CIO of TwentyEighty, Scott Hicar, shares how he positively positions synergy as a cornerstone of the IT value proposition.

Synergy has gotten a bad reputation. We’ve all been part of a project or a merger where the definition of “synergy” came to mean “the savings that will be generated through job eliminations.”

I believe that as IT leaders we are missing an opportunity to positively position synergy as a guiding principle and cornerstone of the IT value proposition.  Here are some actions I have taken to reshape the perception of synergy, and that you may be able to leverage in your organizations.

I define synergy as the efficiencies delivered and/or hard dollar savings generated as IT services are delivered every day.

Several years ago, I was leading a substantial merger integration. Early in the process we discussed the synergy target necessary to deliver a core value of the merger to our shareholders. In this case, the target was over $100 million in synergy.

In discussions with my integration team during planning and even in the initial cross-company meetings on integration, I observed that the word “synergy” carried a negative undertone. Many team members had been through mergers before, and the resulting organization rationalization (layoffs and RIFs) is all that they remembered, and they associated it with synergy.

As a result, we have a somewhat paradoxical perspective on synergy: it is a key part of every IT organizations value proposition but it is viewed with fear or negativity when looked at only through the lens of organizational rationalization. I set out to break that model and re-introduce synergy as a positive term and a critical measure of the value our team delivers across our company. 

Synergy as Strategy

Technology organizations will always be challenged to explain how we deliver value to the company. As IT leaders, we do this in many ways - finding more efficient ways to operate, helping drive growth through digital investments or driving the kinds of transformation that come from large system projects. 

This is how we went about making “Synergy as Strategy” a core measure of our IT value proposition. I believe these techniques can be leveraged by teams at a group or organizational level to create a distinct, measurable component of overall IT value. When combined with growth enablers, customer enablers and other key service level measures, a picture of IT’s enterprise value is formed.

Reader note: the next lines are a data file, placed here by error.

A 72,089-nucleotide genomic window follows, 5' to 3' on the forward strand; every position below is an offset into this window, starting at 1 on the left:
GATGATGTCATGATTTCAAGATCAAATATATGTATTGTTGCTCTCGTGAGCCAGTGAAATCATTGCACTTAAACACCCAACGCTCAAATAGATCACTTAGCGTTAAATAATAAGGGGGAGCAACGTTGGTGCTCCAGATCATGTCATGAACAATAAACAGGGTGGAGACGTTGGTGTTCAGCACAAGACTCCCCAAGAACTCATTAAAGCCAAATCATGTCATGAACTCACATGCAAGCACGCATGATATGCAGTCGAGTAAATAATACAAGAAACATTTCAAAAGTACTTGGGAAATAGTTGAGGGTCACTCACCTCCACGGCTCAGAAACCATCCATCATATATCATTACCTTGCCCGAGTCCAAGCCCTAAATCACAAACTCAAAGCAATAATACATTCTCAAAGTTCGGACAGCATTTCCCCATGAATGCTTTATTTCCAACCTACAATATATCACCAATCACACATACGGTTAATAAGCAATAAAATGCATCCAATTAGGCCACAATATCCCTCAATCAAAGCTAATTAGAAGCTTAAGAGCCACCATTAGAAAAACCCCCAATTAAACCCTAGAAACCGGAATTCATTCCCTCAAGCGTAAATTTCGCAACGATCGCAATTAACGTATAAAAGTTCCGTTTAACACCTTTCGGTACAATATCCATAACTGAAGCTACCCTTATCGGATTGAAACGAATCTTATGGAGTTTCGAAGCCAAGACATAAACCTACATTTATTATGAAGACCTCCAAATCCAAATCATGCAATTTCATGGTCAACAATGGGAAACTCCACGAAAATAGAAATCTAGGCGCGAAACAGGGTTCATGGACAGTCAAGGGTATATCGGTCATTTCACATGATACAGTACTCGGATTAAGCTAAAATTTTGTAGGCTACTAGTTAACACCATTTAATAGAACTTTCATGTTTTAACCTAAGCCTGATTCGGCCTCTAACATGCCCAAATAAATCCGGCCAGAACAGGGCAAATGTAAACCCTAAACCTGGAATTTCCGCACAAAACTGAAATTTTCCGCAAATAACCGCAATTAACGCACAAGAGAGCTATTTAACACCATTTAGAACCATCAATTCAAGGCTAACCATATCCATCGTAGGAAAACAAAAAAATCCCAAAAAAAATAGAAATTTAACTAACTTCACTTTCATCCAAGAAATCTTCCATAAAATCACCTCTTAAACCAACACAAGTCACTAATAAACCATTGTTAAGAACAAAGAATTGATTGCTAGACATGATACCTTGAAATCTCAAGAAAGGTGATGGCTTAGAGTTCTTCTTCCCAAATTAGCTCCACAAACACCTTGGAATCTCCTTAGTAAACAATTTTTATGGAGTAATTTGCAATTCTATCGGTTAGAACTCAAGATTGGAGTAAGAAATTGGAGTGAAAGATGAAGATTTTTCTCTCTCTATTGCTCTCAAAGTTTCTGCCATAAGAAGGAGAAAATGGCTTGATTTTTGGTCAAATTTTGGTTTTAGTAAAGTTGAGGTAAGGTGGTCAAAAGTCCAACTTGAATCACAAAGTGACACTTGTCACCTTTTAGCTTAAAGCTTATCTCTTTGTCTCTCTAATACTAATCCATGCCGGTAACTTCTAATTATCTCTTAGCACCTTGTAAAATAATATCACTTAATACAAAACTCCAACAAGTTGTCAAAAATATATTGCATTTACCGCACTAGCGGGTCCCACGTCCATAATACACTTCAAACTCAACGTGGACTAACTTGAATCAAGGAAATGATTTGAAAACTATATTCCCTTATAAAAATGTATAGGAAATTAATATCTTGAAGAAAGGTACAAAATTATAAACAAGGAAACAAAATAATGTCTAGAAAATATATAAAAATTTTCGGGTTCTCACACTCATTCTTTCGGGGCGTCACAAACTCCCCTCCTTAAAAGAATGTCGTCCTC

“Synergy Yield” is a core measure of value. It ties directly to improvements in free cash flow and/or operating margin, which are typical strategic corporate performance measures.

Synergy is everywhere! Track it in detail, capture it continuously, and count it as cash: cash saved, cash deferred, cash recovered.

  1. Each license, maintenance renewal, equipment refresh, or circuit renewal has a synergy opportunity in it. The difference between the prior contract run rate and the new contract run rate (assuming all else is equal and those costs have reduced) is a synergy yield. Log it, review it quarterly, and set targets to drive negotiations. 

  2. Every business case for a new project, program or business enabling initiative should include a discussion on synergy. We have very deliberately made this a part of our business case process, which has created a proactive, value driven approach within our teams.

  3. Synergy delivered outside IT to other parts of the company contributes to enterprise value, so count it. We have built and implemented several solutions where the synergy value is delivered outside IT. We count it, add that to our enterprise synergy total and while it doesn’t ultimately reduce our IT operating costs, it does contribute to overall free cash flow/operating margin for the company.

Set goals, push your boundaries

Going into a budget year at a new company where we first implemented this, we weren’t sure how effective or how much synergy yield we could ultimately capture.  So we set a target and used that to drive our actions. We ended up exceeding our initial target. We also consider Synergy a key value measure. We review it within our team quarterly as well as with our CFO/CEO along with our other key operating measures.

We measure two key financial components with synergy.

Capture: the initial value at the point the team has created the synergy opportunity.

Actualization: this measures how synergy will flow through our financials. In some cases, synergy flows through immediately, but in others it is recognized over the term of a project’s useful life, or a license agreement term.

It is important to note that 100% of synergy doesn’t always flow to the bottom line as a cost reduction. While we track all synergy capture and actualization in detail, very often a synergy savings funds investment back into a key technology or part of our business. We were clear to set expectations that this doesn’t mean the synergy didn’t occur, but that we re-invested those savings back into our business. 

Make it fun and rewarding

To really socialize synergy as not only a core value proposition, but a positive part of the IT team’s vocabulary, we created a quarterly award within our group. Each quarter the team yielding the highest synergy is awarded the “Synergy Cup”. This is a fun trophy, we ship from office to office, and team to team, and it’s been fantastic to see it move from applications to infrastructure and across our business units and projects.

“Synergy as Strategy” is equal parts mindset, team principles, and a simple and effective tracking and communication technique. I suspect everyone is driving synergy value every day in your teams. Hopefully you’ve found something interesting here you can use with your leaders and companies in redefining synergy as a positive activity and a key part of IT value. 

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